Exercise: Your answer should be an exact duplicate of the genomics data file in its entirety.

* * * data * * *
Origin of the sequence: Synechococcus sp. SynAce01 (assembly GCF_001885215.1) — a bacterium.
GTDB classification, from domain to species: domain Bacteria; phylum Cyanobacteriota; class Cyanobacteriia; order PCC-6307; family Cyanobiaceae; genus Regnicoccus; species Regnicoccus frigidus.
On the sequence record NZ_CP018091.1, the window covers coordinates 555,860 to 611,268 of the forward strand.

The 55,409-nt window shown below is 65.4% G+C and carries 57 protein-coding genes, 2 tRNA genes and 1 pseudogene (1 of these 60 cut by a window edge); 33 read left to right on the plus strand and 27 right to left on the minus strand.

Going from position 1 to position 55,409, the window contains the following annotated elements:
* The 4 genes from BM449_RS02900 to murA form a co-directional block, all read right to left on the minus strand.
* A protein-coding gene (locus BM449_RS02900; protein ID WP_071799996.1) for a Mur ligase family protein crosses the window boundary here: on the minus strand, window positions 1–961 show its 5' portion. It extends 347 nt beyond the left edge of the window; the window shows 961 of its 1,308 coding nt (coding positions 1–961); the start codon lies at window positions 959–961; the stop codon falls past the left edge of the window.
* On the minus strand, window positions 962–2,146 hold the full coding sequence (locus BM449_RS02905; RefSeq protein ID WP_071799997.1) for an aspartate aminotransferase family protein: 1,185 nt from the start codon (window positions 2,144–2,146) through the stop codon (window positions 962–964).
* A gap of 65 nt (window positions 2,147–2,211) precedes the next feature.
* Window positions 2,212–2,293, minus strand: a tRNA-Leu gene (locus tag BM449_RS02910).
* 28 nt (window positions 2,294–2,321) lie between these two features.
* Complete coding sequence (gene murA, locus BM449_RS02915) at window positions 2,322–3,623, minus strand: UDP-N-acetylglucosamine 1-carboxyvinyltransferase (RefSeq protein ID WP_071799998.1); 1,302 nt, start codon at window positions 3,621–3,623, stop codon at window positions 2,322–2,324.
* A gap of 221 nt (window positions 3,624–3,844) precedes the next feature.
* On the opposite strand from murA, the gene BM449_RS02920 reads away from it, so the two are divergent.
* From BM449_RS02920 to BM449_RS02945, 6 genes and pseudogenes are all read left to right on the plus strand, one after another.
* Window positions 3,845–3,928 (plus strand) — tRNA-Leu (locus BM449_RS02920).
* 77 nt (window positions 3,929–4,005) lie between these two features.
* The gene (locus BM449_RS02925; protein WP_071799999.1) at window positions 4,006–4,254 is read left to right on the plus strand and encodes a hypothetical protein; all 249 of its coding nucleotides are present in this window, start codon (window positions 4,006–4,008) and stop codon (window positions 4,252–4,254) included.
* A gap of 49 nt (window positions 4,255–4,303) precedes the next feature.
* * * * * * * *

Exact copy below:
Origin of the sequence: Synechococcus sp. SynAce01 (assembly GCF_001885215.1) — a bacterium.
GTDB classification, from domain to species: domain Bacteria; phylum Cyanobacteriota; class Cyanobacteriia; order PCC-6307; family Cyanobiaceae; genus Regnicoccus; species Regnicoccus frigidus.
On the sequence record NZ_CP018091.1, the window covers coordinates 555,860 to 611,268 of the forward strand.

The 55,409-nt window shown below is 65.4% G+C and carries 57 protein-coding genes, 2 tRNA genes and 1 pseudogene (1 of these 60 cut by a window edge); 33 read left to right on the plus strand and 27 right to left on the minus strand.

Going from position 1 to position 55,409, the window contains the following annotated elements:
* The 4 genes from BM449_RS02900 to murA form a co-directional block, all read right to left on the minus strand.
* A protein-coding gene (locus BM449_RS02900; protein ID WP_071799996.1) for a Mur ligase family protein crosses the window boundary here: on the minus strand, window positions 1–961 show its 5' portion. It extends 347 nt beyond the left edge of the window; the window shows 961 of its 1,308 coding nt (coding positions 1–961); the start codon lies at window positions 959–961; the stop codon falls past the left edge of the window.
* On the minus strand, window positions 962–2,146 hold the full coding sequence (locus BM449_RS02905; RefSeq protein ID WP_071799997.1) for an aspartate aminotransferase family protein: 1,185 nt from the start codon (window positions 2,144–2,146) through the stop codon (window positions 962–964).
* A gap of 65 nt (window positions 2,147–2,211) precedes the next feature.
* Window positions 2,212–2,293, minus strand: a tRNA-Leu gene (locus tag BM449_RS02910).
* 28 nt (window positions 2,294–2,321) lie between these two features.
* Complete coding sequence (gene murA, locus BM449_RS02915) at window positions 2,322–3,623, minus strand: UDP-N-acetylglucosamine 1-carboxyvinyltransferase (RefSeq protein ID WP_071799998.1); 1,302 nt, start codon at window positions 3,621–3,623, stop codon at window positions 2,322–2,324.
* A gap of 221 nt (window positions 3,624–3,844) precedes the next feature.
* On the opposite strand from murA, the gene BM449_RS02920 reads away from it, so the two are divergent.
* From BM449_RS02920 to BM449_RS02945, 6 genes and pseudogenes are all read left to right on the plus strand, one after another.
* Window positions 3,845–3,928 (plus strand) — tRNA-Leu (locus BM449_RS02920).
* 77 nt (window positions 3,929–4,005) lie between these two features.
* The gene (locus BM449_RS02925; protein WP_071799999.1) at window positions 4,006–4,254 is read left to right on the plus strand and encodes a hypothetical protein; all 249 of its coding nucleotides are present in this window, start codon (window positions 4,006–4,008) and stop codon (window positions 4,252–4,254) included.
* A gap of 49 nt (window positions 4,255–4,303) precedes the next feature.